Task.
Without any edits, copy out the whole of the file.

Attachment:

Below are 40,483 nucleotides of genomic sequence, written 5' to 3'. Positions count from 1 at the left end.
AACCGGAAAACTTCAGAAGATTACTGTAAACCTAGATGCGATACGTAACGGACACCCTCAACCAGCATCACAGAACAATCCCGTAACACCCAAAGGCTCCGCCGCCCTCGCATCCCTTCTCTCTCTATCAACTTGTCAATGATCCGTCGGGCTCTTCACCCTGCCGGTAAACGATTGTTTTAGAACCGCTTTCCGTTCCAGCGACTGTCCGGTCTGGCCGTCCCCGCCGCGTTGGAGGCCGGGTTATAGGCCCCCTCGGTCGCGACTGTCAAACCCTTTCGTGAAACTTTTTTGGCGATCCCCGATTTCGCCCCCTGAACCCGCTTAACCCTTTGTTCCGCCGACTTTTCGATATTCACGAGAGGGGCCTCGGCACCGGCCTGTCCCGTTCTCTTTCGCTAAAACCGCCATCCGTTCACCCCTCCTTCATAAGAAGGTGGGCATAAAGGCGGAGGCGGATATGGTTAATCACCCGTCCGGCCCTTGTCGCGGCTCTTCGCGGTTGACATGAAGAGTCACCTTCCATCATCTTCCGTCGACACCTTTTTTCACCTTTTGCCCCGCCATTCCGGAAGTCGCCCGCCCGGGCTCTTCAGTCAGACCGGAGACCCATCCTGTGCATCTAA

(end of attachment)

Below are 40,483 nucleotides of genomic sequence, written 5' to 3'. Positions count from 1 at the left end.
AACCGGAAAACTTCAGAAGATTACTGTAAACCTAGATGCGATACGTAACGGACACCCTCAACCAGCATCACAGAACAATCCCGTAACACCCAAAGGCTCCGCCGCCCTCGCATCCCTTCTCTCTCTATCAACTTGTCAATGATCCGTCGGGCTCTTCACCCTGCCGGTAAACGATTGTTTTAGAACCGCTTTCCGTTCCAGCGACTGTCCGGTCTGGCCGTCCCCGCCGCGTTGGAGGCCGGGTTATAGGCCCCCTCGGTCGCGACTGTCAAACCCTTTCGTGAAACTTTTTTGGCGATCCCCGATTTCGCCCCCTGAACCCGCTTAACCCTTTGTTCCGCCGACTTTTCGATATTCACGAGAGGGGCCTCGGCACCGGCCTGTCCCGTTCTCTTTCGCTAAAACCGCCATCCGTTCACCCCTCCTTCATAAGAAGGTGGGCATAAAGGCGGAGGCGGATATGGTTAATCACCCGTCCGGCCCTTGTCGCGGCTCTTCGCGGTTGACATGAAGAGTCACCTTCCATCATCTTCCGTCGACACCTTTTTTCACCTTTTGCCCCGCCATTCCGGAAGTCGCCCGCCCGGGCTCTTCAGTCAGACCGGAGACCCATCCTGTGCATCTAA